Cold-Pressed Juices

Juices can sometimes get a bad rep, as many are full of sugar and additives that give them a nutritional value more like a soft drink than a piece of fruit. 

But cold-pressed juices have been buzzing over the past few years.These trending drinks are everywhere, from new juice bars to local supermarkets. But what is all the fuss about anyway? Here is the run-down on these colorful drinks, so next time you pass that trendy juice bar on the corner you might just walk in and give it a try.

Preserving the good stuff “Cold-pressed” means that the fruits and vegetables go through a unique juicing process called High Pressure Processing, or HPP, which uses pressure instead of slicing to extract juice, keeping far more of the nutrients intact. With cold-pressed juices, fruits and veggies are pressed under extremely high pressure (often close to 2,000 pounds of hydraulic pressure) and are exposed to a limited amount of oxygen.

The process of HPP is not only effective at extracting the maximum amount of juice and nectar from fruits and veggies, but also proves to be a great method of pasteurization. Instead of boiling the juice to eliminate harmful bacteria, which results in a final product stripped of nutrients, HPP pasteurizes while also preserving the natural nutrients. Even homemade juices made using a centrifugal juicer lose large amounts of nutrients through the heat given off by the blades. Cold-pressed juices are raw, fresh and many claim that they’re just about the closest you can get to fresh fruits and vegetables in an easy drinkable form.

Sealing in freshness Even though cold-pressed juices are fundamentally “raw,” they actually stay fresh longer than traditionally squeezed juices. After the juice has been pressurized, the cold juice is immediately bottled and tightly sealed. This quick bottling ensures that the juice has not only avoided heat, but also extended exposure to oxygen as well.

Therefore, cold-pressed juices will taste like they have been juiced this morning even when they have been in the fridge for a few days or even a few weeks. However, the downside of this is that trying to make homemade cold-pressed juices last can be very difficult, as exposing the juice to oxygen for too long can make it’s freshness last only for a few hours, instead of a few days. And with juice bars often charging up to $10 a bottle, the inability to easily juice at home can come at a pretty steep price tag.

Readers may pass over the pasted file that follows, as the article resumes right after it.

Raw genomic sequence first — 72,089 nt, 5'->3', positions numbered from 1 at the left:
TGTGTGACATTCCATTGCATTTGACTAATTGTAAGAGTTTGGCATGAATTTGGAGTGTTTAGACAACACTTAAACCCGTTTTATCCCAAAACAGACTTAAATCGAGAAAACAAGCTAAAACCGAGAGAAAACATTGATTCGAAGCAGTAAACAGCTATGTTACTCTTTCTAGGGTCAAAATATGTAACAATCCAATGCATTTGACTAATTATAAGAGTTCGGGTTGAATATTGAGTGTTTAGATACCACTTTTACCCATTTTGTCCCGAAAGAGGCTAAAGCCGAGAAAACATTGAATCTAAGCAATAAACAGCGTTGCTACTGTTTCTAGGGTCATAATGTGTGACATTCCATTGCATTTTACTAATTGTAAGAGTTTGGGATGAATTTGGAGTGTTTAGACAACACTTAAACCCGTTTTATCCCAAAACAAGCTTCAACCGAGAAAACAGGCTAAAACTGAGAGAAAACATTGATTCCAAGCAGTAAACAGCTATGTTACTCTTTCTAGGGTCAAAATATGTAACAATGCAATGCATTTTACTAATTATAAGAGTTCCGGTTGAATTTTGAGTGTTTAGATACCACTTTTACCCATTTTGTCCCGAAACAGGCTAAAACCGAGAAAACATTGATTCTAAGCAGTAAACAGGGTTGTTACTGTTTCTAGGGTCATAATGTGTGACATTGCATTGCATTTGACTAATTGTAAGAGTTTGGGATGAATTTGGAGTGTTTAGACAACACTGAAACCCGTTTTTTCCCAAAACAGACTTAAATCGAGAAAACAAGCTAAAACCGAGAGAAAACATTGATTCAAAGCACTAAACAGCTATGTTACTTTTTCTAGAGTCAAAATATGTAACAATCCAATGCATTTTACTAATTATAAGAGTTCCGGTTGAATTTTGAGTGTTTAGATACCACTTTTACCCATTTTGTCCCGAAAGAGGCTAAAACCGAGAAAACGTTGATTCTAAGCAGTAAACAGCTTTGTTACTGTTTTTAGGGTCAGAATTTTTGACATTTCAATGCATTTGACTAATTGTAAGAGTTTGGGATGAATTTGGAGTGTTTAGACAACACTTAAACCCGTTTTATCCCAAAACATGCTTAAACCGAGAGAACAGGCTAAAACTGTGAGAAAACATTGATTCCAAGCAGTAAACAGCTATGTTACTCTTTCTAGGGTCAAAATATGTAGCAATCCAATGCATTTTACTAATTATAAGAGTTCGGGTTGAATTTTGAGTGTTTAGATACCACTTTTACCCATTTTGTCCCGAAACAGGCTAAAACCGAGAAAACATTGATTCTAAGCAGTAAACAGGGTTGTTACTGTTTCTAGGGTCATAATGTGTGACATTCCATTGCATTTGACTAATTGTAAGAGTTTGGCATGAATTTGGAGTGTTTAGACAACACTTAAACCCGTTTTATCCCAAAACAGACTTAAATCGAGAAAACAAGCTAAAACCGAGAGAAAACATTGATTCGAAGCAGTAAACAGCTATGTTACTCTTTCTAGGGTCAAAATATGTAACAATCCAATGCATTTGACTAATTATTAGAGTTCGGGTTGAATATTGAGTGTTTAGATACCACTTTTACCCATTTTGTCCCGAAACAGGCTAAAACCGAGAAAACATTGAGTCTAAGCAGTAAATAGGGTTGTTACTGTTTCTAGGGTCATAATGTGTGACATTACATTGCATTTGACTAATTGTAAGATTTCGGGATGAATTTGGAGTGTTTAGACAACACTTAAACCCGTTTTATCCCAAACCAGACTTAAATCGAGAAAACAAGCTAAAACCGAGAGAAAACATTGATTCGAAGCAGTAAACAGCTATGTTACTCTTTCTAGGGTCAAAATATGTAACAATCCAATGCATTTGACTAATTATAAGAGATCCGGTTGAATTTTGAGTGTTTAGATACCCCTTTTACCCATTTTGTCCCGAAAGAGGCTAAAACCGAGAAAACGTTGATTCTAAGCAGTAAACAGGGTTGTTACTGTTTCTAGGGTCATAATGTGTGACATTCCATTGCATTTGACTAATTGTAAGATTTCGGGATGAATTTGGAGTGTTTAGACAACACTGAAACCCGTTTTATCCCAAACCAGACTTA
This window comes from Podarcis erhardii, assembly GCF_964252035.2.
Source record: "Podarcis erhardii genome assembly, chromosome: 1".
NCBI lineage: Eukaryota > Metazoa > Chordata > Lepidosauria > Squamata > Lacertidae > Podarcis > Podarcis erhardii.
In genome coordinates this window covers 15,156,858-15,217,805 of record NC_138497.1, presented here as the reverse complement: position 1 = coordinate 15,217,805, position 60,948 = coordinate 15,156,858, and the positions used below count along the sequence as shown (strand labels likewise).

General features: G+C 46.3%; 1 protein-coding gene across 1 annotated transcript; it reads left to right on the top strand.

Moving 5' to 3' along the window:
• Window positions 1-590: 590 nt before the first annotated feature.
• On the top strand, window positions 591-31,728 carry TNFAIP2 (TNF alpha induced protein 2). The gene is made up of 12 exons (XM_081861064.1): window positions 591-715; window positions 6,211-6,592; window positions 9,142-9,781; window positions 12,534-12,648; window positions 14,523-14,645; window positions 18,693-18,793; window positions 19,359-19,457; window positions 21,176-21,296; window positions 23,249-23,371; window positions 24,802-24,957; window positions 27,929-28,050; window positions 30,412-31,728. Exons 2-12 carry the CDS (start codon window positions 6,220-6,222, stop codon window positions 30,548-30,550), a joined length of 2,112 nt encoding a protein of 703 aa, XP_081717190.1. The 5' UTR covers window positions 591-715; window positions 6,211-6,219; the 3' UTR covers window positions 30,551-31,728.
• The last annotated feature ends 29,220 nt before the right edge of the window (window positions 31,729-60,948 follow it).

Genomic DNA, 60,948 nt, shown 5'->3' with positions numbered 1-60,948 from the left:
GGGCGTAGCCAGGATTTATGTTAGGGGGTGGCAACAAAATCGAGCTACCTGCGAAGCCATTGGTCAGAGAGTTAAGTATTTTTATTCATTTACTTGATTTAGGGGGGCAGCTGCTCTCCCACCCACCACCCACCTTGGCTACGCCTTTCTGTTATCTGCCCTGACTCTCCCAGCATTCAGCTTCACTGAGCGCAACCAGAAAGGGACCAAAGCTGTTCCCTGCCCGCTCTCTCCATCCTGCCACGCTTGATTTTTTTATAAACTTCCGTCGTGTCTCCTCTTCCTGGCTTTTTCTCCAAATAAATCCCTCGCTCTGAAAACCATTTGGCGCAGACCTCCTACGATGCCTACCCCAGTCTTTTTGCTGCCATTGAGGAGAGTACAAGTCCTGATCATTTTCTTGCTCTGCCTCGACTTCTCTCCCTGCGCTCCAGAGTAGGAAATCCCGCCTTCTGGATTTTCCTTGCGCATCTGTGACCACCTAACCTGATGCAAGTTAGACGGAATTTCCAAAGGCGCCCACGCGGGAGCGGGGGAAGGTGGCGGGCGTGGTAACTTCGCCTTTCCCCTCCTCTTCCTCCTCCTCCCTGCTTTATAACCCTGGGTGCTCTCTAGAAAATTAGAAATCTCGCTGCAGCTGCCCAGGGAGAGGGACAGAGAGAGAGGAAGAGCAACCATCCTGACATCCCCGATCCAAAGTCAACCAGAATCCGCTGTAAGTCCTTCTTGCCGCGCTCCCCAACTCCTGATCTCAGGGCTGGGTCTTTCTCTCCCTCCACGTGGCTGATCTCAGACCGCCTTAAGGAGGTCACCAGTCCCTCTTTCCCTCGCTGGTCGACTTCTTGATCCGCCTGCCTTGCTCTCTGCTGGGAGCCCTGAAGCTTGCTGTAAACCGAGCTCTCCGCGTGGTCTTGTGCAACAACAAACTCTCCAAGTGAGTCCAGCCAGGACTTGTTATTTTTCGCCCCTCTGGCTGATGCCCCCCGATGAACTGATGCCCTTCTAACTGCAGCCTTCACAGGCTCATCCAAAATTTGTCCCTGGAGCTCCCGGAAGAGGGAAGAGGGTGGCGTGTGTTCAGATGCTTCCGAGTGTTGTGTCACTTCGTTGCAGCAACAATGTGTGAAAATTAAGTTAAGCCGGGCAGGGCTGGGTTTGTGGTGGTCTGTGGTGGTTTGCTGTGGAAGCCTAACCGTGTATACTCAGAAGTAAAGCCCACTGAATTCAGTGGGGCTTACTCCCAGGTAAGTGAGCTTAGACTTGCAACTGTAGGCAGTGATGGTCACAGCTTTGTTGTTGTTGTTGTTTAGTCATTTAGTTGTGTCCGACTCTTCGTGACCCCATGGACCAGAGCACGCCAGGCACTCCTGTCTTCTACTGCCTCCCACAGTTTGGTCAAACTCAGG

Supplementing your diet If you’re a juice novice, like I was not too long ago, you may be wondering why we should even be juicing in the first place. While cold-pressed juices should never be your only source of nutrient intake, they can be great supplements to your diet. Green juices, packed with veggies, can help you reach and even go beyond your daily-recommended servings of fruits and vegetables, sometimes in just one glass!

In a recipe by the healthy eating blog Wholefully.com, a cold-pressed juice called the “Kale Kickstarter” contains one orange, one cup of strawberries, two kale leaves, three carrots and one banana—all in a single 12 oz. glass! Many people who dislike the taste of bitter greens, such as kale, have learned to love them in cold-pressed juices as they complement fruit by making the juice not so sugary sweet. Drinking fruits and veggies can give your body the health kick it’s been craving, and while it’s not for everyone, it’s a great diet supplement to try!


Organic Spa Magazine
Organic Spa Magazine

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